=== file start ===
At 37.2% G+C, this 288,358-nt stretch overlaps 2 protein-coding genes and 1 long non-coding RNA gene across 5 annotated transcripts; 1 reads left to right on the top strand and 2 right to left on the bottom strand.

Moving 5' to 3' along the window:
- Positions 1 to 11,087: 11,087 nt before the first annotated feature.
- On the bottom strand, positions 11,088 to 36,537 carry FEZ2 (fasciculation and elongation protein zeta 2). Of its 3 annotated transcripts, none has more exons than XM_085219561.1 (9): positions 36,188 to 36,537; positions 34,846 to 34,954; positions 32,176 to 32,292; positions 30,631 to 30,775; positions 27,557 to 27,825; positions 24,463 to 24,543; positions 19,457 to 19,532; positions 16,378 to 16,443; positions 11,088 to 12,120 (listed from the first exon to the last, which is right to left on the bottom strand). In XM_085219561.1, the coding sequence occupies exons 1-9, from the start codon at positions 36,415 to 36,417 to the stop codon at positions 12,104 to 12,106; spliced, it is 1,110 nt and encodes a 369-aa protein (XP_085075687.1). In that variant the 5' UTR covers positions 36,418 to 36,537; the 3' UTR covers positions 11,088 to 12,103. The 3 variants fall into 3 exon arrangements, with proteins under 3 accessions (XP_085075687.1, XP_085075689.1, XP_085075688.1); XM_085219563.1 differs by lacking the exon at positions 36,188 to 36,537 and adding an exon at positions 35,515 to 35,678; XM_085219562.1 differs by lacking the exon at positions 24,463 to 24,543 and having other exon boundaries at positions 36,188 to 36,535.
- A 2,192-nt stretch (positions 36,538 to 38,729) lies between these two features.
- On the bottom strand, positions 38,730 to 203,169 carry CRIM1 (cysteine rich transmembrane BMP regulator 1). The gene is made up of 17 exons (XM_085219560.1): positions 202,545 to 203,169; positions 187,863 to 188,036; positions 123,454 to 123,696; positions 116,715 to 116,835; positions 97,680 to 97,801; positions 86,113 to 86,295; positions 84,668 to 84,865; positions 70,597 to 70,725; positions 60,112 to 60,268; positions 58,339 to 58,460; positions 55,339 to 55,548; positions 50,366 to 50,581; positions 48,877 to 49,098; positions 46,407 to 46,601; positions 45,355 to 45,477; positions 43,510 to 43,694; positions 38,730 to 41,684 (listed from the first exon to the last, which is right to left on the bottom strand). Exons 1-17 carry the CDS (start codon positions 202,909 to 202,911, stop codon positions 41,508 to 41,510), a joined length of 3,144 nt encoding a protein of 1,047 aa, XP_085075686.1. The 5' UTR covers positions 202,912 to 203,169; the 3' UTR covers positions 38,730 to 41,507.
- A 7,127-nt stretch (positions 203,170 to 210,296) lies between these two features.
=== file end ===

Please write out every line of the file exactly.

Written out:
At 37.2% G+C, this 288,358-nt stretch overlaps 2 protein-coding genes and 1 long non-coding RNA gene across 5 annotated transcripts; 1 reads left to right on the top strand and 2 right to left on the bottom strand.

Moving 5' to 3' along the window:
- Positions 1 to 11,087: 11,087 nt before the first annotated feature.
- On the bottom strand, positions 11,088 to 36,537 carry FEZ2 (fasciculation and elongation protein zeta 2). Of its 3 annotated transcripts, none has more exons than XM_085219561.1 (9): positions 36,188 to 36,537; positions 34,846 to 34,954; positions 32,176 to 32,292; positions 30,631 to 30,775; positions 27,557 to 27,825; positions 24,463 to 24,543; positions 19,457 to 19,532; positions 16,378 to 16,443; positions 11,088 to 12,120 (listed from the first exon to the last, which is right to left on the bottom strand). In XM_085219561.1, the coding sequence occupies exons 1-9, from the start codon at positions 36,415 to 36,417 to the stop codon at positions 12,104 to 12,106; spliced, it is 1,110 nt and encodes a 369-aa protein (XP_085075687.1). In that variant the 5' UTR covers positions 36,418 to 36,537; the 3' UTR covers positions 11,088 to 12,103. The 3 variants fall into 3 exon arrangements, with proteins under 3 accessions (XP_085075687.1, XP_085075689.1, XP_085075688.1); XM_085219563.1 differs by lacking the exon at positions 36,188 to 36,537 and adding an exon at positions 35,515 to 35,678; XM_085219562.1 differs by lacking the exon at positions 24,463 to 24,543 and having other exon boundaries at positions 36,188 to 36,535.
- A 2,192-nt stretch (positions 36,538 to 38,729) lies between these two features.
- On the bottom strand, positions 38,730 to 203,169 carry CRIM1 (cysteine rich transmembrane BMP regulator 1). The gene is made up of 17 exons (XM_085219560.1): positions 202,545 to 203,169; positions 187,863 to 188,036; positions 123,454 to 123,696; positions 116,715 to 116,835; positions 97,680 to 97,801; positions 86,113 to 86,295; positions 84,668 to 84,865; positions 70,597 to 70,725; positions 60,112 to 60,268; positions 58,339 to 58,460; positions 55,339 to 55,548; positions 50,366 to 50,581; positions 48,877 to 49,098; positions 46,407 to 46,601; positions 45,355 to 45,477; positions 43,510 to 43,694; positions 38,730 to 41,684 (listed from the first exon to the last, which is right to left on the bottom strand). Exons 1-17 carry the CDS (start codon positions 202,909 to 202,911, stop codon positions 41,508 to 41,510), a joined length of 3,144 nt encoding a protein of 1,047 aa, XP_085075686.1. The 5' UTR covers positions 202,912 to 203,169; the 3' UTR covers positions 38,730 to 41,507.
- A 7,127-nt stretch (positions 203,170 to 210,296) lies between these two features.